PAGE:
Farmers and the Chinese Revolution

While treaty ports along China's coast were feeling the direct impact of foreign demands during the nineteenth and early twentieth centuries, most people in China were — and still are — rural people, living in towns and villages. Although most farmers in China owned some land and often had sources of income apart from farm work, such as handicrafts, life was generally harsh. Farm plots were very small, averaging less than two acres per family, and peasants had little access to new technology, capital, or cheap transport. We have read about the nineteenth century internal crises which had terrible repercussions for country folk — wars and rebellions, droughts and floods. From late Qing times on, new taxes and charges were levied against individual village residents and/or the village as a unit to pay for government administration, state services like police and education, and most importantly, military expenses. More insidious were the less visible effects of the new international economy into which China had inexorably been drawn. Tea, silk, sugar, and tobacco were all products with increasing competition in this period, and thus international market forces began to affect rural people in China's interior.

There is much debate about whether China's farmers were "immiserated" in this period, that is, if they faced worse conditions than in previous times. But, as the first reading on raising silkworms demonstrates, without greater technological inputs, just working harder was not always enough to stave off privation. Addressing the problems of the farmers was a major challenge for Chinese leaders. The short story, by Mao Dun (Shen Yanbing, 1896-1981), entitled "Spring Silkworms," also demonstrates a greater awareness, on the part of a new breed of politically engaged and socially conscious urban writers in the 1920s and 1930s, of the plight of people in the countryside.

Traditional Marxist thinking relegated peasants to a class which Marx believed represented "barbarism within civilization" — people who were unable to develop revolutionary consciousness and only wanted land and bread (food). During the Russian Revolution, Lenin revised Marx's view, assigning peasants a more supporting revolutionary role, although he still believed that it was the urban working class which initiated revolution. In the 1920s, Chinese leftists began to change their view of the revolutionary potential of the rural population. Some, like the Guomindang organizer in South China, Peng Pai, had great success from 1921-23 in convincing disaffected farmers to form peasant associations and challenge oppressive landlords. Likewise, Mao Zedong's own work in the rural areas in 1925 and 1926 led him to see the farmers differently. When Nationalists forces after 1927 drove him and other Communists to rural hideouts from their urban bases, they intensified their work among the rural population. Their belief in rural revolution thus became a hallmark of Chinese Communist thinking.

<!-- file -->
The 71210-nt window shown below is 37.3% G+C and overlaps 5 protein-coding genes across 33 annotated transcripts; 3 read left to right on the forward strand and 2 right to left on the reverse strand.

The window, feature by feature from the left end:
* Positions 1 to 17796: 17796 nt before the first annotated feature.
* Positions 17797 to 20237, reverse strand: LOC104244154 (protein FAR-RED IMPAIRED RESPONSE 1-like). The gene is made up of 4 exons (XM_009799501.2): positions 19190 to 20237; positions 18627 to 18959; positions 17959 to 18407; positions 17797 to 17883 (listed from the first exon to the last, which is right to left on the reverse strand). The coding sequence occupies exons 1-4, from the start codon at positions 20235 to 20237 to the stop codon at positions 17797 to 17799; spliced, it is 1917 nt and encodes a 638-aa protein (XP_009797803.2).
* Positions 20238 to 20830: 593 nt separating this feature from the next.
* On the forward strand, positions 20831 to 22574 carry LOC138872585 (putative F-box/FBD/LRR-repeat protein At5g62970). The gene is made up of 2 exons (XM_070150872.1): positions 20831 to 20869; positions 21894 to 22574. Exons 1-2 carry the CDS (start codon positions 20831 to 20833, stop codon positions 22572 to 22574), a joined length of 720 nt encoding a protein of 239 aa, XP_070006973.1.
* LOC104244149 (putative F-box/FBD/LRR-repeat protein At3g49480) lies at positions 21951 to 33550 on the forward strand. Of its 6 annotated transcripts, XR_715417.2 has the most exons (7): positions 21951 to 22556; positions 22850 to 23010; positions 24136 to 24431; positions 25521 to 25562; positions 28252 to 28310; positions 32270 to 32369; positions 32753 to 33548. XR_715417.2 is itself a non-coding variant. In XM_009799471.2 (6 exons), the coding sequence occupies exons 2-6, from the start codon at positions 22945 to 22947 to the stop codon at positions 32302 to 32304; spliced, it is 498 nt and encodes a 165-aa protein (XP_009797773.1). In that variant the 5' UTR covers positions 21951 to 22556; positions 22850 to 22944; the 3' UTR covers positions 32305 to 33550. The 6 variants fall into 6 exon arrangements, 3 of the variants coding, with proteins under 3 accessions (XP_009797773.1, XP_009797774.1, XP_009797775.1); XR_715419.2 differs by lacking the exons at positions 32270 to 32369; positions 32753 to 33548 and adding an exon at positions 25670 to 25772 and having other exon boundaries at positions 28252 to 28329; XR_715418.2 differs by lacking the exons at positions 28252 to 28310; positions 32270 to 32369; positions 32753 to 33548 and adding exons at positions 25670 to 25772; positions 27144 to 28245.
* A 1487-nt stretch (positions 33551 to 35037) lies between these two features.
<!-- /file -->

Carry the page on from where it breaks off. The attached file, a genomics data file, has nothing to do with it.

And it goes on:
Primary Source Readings

Mao Dun (Shen Yanbing), 1896-1981 "Spring Silkworms" [PDF]
Mao Zedong, 1893-1976 Report on the Investigation of the Peasant Movement in Hunan (March 1927) [PDF]

Additional Discussion Questions for the Mao Zedong Reading

  1. What do you suppose the "gentry in Hankow and Changsha" and "revolutionary authorities" believed about the peasants?
  2. What did Mao predict about peasant behavior in the future?
  3. What do you think he was suggesting as a wise course of action to follow regarding peasants and revolution?
  4. What factors were necessary to make a rural based revolution succeed? Rank these factors and discuss their relative importance:
      • bad harvests
      • landlordism
      • poverty
      • market collapse
      • nationalism
      • education
      • arms
      • military strategy
      • leaders from outside
      • leaders from within

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